What is the best clip for my horse?

A horse's long natural coat serves him well when he lives a natural outdoor life, it can be a handicap to a working horse and a problem to the groom/owner. So what is the best suited clip for your horse?

The long winter coat is designed for warmth and insulation, not cooling. When a horse works hard, his long coat becomes soaked with sweat and is heavy, creating un-comfort. The heavy winter coat is difficult to groom, as the body brush does not penetrate thick winter hair well, and the dandy brush only brings more scurf and dandruff to the surface,

Clipping shortens the coat to a bit below its summer length. It permits quicker evaporation of sweat, more rapid drying and easier grooming, besides making the hose more comfortable while working and improving his appearance. While clipping will save some time and effort in grooming, it will require that you keep your horse blanketed according to the temperature, and clipping sometimes temporarily changes the coat colour.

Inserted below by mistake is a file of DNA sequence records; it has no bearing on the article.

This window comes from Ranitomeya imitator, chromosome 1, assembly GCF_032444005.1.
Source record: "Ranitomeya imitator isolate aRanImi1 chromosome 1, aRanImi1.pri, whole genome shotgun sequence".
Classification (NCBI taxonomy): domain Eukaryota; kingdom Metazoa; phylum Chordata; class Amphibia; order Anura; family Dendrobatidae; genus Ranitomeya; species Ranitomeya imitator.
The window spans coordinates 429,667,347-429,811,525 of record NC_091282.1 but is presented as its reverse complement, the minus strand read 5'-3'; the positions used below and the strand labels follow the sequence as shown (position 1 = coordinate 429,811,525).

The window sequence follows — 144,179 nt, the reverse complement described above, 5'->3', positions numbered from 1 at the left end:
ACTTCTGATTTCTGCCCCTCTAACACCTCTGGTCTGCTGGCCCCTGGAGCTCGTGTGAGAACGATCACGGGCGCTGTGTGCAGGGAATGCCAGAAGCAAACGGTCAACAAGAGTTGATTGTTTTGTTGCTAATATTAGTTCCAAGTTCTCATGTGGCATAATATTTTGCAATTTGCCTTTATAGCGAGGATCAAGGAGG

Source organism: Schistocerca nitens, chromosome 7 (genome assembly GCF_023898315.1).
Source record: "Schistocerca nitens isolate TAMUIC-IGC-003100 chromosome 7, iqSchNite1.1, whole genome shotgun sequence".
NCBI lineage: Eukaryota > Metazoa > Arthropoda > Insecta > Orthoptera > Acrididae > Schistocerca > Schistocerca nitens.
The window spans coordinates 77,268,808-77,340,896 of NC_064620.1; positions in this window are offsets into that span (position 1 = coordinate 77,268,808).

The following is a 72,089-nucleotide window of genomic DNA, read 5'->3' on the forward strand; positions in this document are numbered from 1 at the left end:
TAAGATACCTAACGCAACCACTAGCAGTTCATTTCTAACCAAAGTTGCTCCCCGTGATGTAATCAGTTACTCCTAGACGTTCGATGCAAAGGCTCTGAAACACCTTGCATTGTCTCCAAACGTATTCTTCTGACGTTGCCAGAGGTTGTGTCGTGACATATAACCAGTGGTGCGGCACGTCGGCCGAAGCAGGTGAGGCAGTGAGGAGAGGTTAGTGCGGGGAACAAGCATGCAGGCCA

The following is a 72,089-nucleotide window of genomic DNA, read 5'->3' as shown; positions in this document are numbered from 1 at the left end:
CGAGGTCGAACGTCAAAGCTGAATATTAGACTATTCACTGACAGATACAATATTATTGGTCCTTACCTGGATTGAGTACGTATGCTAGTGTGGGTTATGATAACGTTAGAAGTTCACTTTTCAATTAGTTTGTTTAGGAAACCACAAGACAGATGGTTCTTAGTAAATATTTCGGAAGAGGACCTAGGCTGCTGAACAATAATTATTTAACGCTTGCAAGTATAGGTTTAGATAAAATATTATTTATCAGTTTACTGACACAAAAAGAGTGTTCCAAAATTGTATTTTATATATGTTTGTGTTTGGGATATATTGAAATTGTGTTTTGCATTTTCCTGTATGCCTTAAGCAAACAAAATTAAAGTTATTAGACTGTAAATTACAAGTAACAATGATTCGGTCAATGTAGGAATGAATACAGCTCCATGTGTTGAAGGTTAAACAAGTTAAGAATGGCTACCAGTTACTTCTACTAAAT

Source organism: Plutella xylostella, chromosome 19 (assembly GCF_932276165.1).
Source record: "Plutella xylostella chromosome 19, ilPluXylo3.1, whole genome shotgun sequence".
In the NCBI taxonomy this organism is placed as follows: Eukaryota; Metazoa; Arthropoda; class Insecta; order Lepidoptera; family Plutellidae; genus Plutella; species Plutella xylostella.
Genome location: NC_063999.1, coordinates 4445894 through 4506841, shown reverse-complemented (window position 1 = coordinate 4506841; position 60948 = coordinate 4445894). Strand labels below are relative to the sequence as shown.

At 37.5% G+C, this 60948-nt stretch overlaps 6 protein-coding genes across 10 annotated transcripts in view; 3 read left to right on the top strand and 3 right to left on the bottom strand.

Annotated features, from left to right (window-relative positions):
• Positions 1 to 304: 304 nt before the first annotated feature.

Body clips range from the full clip or all over body clip usually done on show horses to partial clips that leave the horse with much of his natural cold weather protection but shorten the coat over the places that sweat the most. A hunter clip is used on hunters that are standing around a lot, the body and head are clipped but the long hair is left on the legs and the saddle patch in the shape of a saddle, which protects the skin on the back.

A trace clip may be extended to include part or all of the head and neck, or along the lower edge of the hindquarters. A high trace clip includes at least part of the neck and shoulder, and brings the line of the clip higher up on the belly.

For best appearance, and so that you will not have to repeat the clip again too soon, it is best to wait until October when the horse's coat is well established and the summer coat has shed. For tips and tricks for clipping your horse, click here.

If you start to clip earlier, you will probably need to clip every 6 weeks, although this varies from horse to horse and according to the climate. A full clip will usually grow out completely in about three months.

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